At first glance, Debi Willis' patented software product for the health care industry doesn't seem so high-tech. It captures patient information typically gathered by filling in bubbles on paper questionnaires.
But southwest Oklahoma City-based PatientLink not only is saving thousands of health care providers nationwide countless hours in uploading data to patients' electronic medical records (EMRs), but also carries the potential to profoundly improve and advance patient care, said Willis, founder and chief executive.
Her product, which costs $7,000 per system, uses a scanner and sophisticated software to simultaneously read and pull data from both sides of customizable patient questionnaires to automatically populate the corresponding EMR fields — from family backgrounds, past surgeries, drug allergies and diseases to current symptoms, medications, and more.
PatientLink interfaces with the industry's most widely used EMR applications, including Allscripts, Greenway and GE Centricity. The company, which employs 16 and has annual sales of $2.5 million, serves clients across the U.S., including Cedars-Sinai Medical Center; Catholic Health Initiatives and Integris Health.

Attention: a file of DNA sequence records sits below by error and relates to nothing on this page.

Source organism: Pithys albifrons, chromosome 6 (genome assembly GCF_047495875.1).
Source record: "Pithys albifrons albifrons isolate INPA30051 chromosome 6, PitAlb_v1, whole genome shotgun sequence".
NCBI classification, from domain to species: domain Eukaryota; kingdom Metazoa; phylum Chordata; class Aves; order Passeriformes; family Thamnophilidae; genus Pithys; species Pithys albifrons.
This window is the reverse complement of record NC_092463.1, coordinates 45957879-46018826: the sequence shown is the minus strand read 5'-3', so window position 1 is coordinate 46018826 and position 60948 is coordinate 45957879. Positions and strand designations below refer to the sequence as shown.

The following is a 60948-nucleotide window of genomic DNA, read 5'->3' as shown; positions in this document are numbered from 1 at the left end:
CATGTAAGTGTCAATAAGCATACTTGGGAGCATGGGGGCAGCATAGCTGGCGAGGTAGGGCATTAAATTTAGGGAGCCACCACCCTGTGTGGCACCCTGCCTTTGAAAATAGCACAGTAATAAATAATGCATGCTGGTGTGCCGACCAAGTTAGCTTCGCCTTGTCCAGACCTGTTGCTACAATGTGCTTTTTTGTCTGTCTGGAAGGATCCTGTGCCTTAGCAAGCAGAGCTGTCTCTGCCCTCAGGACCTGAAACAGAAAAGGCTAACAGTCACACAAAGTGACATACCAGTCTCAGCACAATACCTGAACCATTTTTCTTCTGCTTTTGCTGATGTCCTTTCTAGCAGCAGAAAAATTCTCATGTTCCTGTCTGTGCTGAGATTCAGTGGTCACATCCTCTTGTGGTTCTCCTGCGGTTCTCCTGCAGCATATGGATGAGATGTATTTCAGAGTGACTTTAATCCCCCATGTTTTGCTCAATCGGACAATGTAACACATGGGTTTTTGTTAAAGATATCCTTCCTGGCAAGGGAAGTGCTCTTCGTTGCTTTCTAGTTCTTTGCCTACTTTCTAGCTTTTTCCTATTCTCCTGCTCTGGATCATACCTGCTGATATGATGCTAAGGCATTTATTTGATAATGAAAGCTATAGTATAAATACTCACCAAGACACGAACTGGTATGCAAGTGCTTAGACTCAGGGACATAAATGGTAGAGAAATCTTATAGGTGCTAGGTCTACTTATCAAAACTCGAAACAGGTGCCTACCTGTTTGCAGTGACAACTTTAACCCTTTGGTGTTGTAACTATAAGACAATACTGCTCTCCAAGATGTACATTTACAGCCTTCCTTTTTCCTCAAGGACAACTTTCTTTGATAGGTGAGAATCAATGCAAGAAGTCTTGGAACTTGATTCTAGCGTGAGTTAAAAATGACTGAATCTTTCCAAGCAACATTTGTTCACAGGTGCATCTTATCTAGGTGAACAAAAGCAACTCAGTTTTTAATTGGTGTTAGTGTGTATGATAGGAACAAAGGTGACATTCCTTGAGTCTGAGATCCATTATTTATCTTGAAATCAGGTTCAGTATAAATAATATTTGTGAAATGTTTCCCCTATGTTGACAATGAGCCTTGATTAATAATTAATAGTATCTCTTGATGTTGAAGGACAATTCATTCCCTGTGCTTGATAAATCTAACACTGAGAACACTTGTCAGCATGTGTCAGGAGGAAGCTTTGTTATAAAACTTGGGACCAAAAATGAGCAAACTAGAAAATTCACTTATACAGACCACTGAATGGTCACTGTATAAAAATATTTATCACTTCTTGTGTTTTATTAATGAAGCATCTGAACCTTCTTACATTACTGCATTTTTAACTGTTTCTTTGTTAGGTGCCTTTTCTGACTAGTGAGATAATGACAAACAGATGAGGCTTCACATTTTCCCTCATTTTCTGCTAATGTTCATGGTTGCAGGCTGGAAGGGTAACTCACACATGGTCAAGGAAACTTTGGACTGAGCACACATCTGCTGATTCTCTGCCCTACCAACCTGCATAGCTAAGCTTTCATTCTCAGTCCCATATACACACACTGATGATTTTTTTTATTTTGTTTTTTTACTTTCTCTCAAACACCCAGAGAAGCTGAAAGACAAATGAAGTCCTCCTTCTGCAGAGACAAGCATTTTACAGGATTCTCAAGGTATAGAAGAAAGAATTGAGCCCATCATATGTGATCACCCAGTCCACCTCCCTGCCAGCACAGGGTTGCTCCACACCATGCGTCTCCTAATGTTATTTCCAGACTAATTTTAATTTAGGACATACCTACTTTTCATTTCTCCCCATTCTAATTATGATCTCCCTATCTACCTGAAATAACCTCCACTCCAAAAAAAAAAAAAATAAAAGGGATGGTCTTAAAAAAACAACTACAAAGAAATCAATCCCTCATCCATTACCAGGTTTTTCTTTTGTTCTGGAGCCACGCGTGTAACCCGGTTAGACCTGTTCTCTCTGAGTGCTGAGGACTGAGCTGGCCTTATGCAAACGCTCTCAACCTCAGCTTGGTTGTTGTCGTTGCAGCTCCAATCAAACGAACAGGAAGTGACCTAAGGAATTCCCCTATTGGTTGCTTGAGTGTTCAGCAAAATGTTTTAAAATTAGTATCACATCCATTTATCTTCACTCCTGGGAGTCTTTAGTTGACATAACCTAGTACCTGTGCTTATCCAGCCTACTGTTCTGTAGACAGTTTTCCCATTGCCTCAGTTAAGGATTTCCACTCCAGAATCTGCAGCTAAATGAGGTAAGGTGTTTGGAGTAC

A former senior systems engineer for the Federal Reserve Bank, Willis founded PatientLink in 1999 so doctors wouldn't have to type in information or hire nurses to do it.
“Entering the information was very slow and very frustrating,” she said. “Early on, one physician walked away from a half-million-dollar investment in computers and a server, saying ‘I didn't go to med school to be a transcriptionist.'” Others since have closed their practices because of the growing burden, she said.
With health care reform, and greater federal reporting requirements, the paper-to-digital challenge is even more onerous, Willis said.
But with PatientLink, it takes less than 10 seconds to import data, completely and accurately, into an EMR, she said, while patients can swiftly answer the questions independently in doctors' waiting rooms.
Some PatientLink customers choose to gather information via iPads or offer surveys online, but paper forms — which don't break or become outmoded and require no secured logins or assistance — prove the most effective, she said. Along with darkened bubbles, product scanners can read Xs or check marks made with various pencils and pens — except for grease pencils or red ink, she said.